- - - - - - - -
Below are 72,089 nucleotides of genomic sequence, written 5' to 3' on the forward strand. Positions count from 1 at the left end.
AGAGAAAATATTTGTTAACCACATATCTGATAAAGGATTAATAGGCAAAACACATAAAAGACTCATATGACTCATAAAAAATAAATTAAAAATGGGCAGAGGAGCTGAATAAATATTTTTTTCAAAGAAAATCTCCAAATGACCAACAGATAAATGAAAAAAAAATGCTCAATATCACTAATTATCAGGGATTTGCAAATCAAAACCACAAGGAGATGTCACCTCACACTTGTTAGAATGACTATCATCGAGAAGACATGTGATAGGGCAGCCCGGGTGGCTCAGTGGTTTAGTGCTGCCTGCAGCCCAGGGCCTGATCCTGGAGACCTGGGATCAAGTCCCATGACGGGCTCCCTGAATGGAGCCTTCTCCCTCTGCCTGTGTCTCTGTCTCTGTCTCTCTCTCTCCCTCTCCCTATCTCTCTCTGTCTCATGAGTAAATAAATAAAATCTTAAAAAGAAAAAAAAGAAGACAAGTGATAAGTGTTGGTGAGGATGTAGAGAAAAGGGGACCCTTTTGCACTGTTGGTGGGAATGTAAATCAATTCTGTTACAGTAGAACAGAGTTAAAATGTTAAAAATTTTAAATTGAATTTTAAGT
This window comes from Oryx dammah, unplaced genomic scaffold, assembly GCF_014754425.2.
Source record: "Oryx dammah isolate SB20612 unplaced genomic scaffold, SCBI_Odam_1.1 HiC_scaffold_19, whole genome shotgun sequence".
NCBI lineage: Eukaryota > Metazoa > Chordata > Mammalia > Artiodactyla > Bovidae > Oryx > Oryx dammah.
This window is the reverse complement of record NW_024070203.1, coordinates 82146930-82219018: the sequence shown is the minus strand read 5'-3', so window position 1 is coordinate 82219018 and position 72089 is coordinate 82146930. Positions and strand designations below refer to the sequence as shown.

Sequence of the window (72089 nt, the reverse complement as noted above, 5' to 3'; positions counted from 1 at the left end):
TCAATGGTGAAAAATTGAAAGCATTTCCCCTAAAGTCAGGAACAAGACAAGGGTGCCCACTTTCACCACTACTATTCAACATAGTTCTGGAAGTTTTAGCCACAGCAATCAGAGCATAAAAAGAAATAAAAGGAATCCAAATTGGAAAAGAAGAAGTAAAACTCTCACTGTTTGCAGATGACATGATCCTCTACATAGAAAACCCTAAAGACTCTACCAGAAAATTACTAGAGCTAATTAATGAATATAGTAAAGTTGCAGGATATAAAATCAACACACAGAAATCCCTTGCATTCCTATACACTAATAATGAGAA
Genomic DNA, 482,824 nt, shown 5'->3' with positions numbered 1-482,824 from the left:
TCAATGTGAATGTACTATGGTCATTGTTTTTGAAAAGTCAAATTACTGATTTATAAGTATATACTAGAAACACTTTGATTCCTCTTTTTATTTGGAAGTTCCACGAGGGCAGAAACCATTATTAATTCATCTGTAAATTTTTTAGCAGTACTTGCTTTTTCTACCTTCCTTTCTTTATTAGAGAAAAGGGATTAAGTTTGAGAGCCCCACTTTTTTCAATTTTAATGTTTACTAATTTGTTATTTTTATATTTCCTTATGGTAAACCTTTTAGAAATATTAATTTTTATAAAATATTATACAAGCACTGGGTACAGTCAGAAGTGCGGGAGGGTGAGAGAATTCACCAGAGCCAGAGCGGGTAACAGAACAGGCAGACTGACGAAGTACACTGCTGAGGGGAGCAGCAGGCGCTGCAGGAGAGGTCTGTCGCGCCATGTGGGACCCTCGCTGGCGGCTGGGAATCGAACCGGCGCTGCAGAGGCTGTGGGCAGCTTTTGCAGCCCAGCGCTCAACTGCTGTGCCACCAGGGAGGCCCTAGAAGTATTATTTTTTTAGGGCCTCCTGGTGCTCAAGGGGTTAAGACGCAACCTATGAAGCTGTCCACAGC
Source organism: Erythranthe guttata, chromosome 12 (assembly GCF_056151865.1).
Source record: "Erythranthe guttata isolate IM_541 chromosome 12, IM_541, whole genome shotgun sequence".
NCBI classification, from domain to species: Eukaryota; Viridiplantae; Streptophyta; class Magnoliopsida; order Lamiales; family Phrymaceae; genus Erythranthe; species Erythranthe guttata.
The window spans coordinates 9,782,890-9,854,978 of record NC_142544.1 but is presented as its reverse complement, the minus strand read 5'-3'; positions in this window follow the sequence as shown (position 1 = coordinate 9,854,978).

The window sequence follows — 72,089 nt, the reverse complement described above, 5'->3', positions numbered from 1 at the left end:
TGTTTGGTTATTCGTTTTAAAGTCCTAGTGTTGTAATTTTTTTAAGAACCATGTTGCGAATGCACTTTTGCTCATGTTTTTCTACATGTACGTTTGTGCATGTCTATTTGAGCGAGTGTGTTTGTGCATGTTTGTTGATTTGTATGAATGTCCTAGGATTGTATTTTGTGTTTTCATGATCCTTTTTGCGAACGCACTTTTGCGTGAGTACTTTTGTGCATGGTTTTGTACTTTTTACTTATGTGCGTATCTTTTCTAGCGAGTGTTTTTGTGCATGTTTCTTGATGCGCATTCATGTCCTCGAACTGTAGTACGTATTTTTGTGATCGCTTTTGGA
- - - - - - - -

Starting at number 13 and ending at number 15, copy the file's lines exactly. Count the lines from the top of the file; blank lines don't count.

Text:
NCBI classification, from domain to species: Eukaryota; Viridiplantae; Streptophyta; class Magnoliopsida; order Lamiales; family Phrymaceae; genus Erythranthe; species Erythranthe guttata.
The window spans coordinates 9,782,890-9,854,978 of record NC_142544.1 but is presented as its reverse complement, the minus strand read 5'-3'; positions in this window follow the sequence as shown (position 1 = coordinate 9,854,978).

The window sequence follows — 72,089 nt, the reverse complement described above, 5'->3', positions numbered from 1 at the left end: